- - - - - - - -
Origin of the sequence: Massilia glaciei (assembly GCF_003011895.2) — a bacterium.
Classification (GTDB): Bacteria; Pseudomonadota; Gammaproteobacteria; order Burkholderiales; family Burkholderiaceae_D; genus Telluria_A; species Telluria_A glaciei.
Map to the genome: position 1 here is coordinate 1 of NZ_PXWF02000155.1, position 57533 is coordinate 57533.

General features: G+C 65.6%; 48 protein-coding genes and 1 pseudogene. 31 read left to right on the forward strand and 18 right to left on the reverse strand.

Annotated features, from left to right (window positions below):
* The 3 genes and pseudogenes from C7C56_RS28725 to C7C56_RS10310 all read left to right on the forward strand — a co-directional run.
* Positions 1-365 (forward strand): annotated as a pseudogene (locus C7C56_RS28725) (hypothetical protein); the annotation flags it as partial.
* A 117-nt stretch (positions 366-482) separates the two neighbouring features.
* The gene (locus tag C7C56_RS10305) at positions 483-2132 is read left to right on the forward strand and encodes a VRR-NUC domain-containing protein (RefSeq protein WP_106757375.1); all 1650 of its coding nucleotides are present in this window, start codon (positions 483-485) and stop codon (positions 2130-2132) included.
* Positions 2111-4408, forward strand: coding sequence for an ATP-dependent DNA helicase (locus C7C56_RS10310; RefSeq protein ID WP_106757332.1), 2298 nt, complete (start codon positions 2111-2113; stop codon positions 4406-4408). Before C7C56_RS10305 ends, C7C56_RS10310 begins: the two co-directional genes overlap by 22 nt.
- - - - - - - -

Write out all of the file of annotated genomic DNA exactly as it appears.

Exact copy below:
Origin of the sequence: Massilia glaciei (assembly GCF_003011895.2) — a bacterium.
Classification (GTDB): Bacteria; Pseudomonadota; Gammaproteobacteria; order Burkholderiales; family Burkholderiaceae_D; genus Telluria_A; species Telluria_A glaciei.
Map to the genome: position 1 here is coordinate 1 of NZ_PXWF02000155.1, position 57533 is coordinate 57533.

General features: G+C 65.6%; 48 protein-coding genes and 1 pseudogene. 31 read left to right on the forward strand and 18 right to left on the reverse strand.

Annotated features, from left to right (window positions below):
* The 3 genes and pseudogenes from C7C56_RS28725 to C7C56_RS10310 all read left to right on the forward strand — a co-directional run.
* Positions 1-365 (forward strand): annotated as a pseudogene (locus C7C56_RS28725) (hypothetical protein); the annotation flags it as partial.
* A 117-nt stretch (positions 366-482) separates the two neighbouring features.
* The gene (locus tag C7C56_RS10305) at positions 483-2132 is read left to right on the forward strand and encodes a VRR-NUC domain-containing protein (RefSeq protein WP_106757375.1); all 1650 of its coding nucleotides are present in this window, start codon (positions 483-485) and stop codon (positions 2130-2132) included.
* Positions 2111-4408, forward strand: coding sequence for an ATP-dependent DNA helicase (locus C7C56_RS10310; RefSeq protein ID WP_106757332.1), 2298 nt, complete (start codon positions 2111-2113; stop codon positions 4406-4408). Before C7C56_RS10305 ends, C7C56_RS10310 begins: the two co-directional genes overlap by 22 nt.